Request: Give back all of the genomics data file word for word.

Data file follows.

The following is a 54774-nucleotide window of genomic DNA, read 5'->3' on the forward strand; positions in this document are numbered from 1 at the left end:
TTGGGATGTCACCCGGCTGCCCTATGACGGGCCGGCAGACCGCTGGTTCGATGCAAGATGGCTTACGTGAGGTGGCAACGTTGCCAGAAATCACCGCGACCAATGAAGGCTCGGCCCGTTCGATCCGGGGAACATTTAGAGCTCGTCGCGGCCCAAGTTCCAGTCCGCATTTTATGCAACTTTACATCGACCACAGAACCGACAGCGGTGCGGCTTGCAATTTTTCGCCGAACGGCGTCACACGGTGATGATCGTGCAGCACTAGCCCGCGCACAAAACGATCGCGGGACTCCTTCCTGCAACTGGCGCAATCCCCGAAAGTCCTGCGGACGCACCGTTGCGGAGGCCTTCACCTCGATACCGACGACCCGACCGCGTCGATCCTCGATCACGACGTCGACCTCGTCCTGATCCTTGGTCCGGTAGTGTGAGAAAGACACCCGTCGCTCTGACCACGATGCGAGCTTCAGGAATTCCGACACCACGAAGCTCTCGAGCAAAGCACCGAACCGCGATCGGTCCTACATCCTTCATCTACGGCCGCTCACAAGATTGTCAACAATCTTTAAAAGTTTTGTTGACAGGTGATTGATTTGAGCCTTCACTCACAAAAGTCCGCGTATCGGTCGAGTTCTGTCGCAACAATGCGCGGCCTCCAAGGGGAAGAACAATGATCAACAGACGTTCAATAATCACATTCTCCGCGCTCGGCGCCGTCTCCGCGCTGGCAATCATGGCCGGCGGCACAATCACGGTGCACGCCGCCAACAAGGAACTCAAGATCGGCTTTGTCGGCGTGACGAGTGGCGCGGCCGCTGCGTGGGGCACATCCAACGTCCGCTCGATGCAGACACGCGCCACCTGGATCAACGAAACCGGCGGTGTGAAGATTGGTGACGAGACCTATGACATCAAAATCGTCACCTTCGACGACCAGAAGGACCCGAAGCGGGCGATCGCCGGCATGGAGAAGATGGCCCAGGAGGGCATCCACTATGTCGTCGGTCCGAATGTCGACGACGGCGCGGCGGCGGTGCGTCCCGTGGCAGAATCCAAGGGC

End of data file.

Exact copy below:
The following is a 54774-nucleotide window of genomic DNA, read 5'->3' on the forward strand; positions in this document are numbered from 1 at the left end:
TTGGGATGTCACCCGGCTGCCCTATGACGGGCCGGCAGACCGCTGGTTCGATGCAAGATGGCTTACGTGAGGTGGCAACGTTGCCAGAAATCACCGCGACCAATGAAGGCTCGGCCCGTTCGATCCGGGGAACATTTAGAGCTCGTCGCGGCCCAAGTTCCAGTCCGCATTTTATGCAACTTTACATCGACCACAGAACCGACAGCGGTGCGGCTTGCAATTTTTCGCCGAACGGCGTCACACGGTGATGATCGTGCAGCACTAGCCCGCGCACAAAACGATCGCGGGACTCCTTCCTGCAACTGGCGCAATCCCCGAAAGTCCTGCGGACGCACCGTTGCGGAGGCCTTCACCTCGATACCGACGACCCGACCGCGTCGATCCTCGATCACGACGTCGACCTCGTCCTGATCCTTGGTCCGGTAGTGTGAGAAAGACACCCGTCGCTCTGACCACGATGCGAGCTTCAGGAATTCCGACACCACGAAGCTCTCGAGCAAAGCACCGAACCGCGATCGGTCCTACATCCTTCATCTACGGCCGCTCACAAGATTGTCAACAATCTTTAAAAGTTTTGTTGACAGGTGATTGATTTGAGCCTTCACTCACAAAAGTCCGCGTATCGGTCGAGTTCTGTCGCAACAATGCGCGGCCTCCAAGGGGAAGAACAATGATCAACAGACGTTCAATAATCACATTCTCCGCGCTCGGCGCCGTCTCCGCGCTGGCAATCATGGCCGGCGGCACAATCACGGTGCACGCCGCCAACAAGGAACTCAAGATCGGCTTTGTCGGCGTGACGAGTGGCGCGGCCGCTGCGTGGGGCACATCCAACGTCCGCTCGATGCAGACACGCGCCACCTGGATCAACGAAACCGGCGGTGTGAAGATTGGTGACGAGACCTATGACATCAAAATCGTCACCTTCGACGACCAGAAGGACCCGAAGCGGGCGATCGCCGGCATGGAGAAGATGGCCCAGGAGGGCATCCACTATGTCGTCGGTCCGAATGTCGACGACGGCGCGGCGGCGGTGCGTCCCGTGGCAGAATCCAAGGGC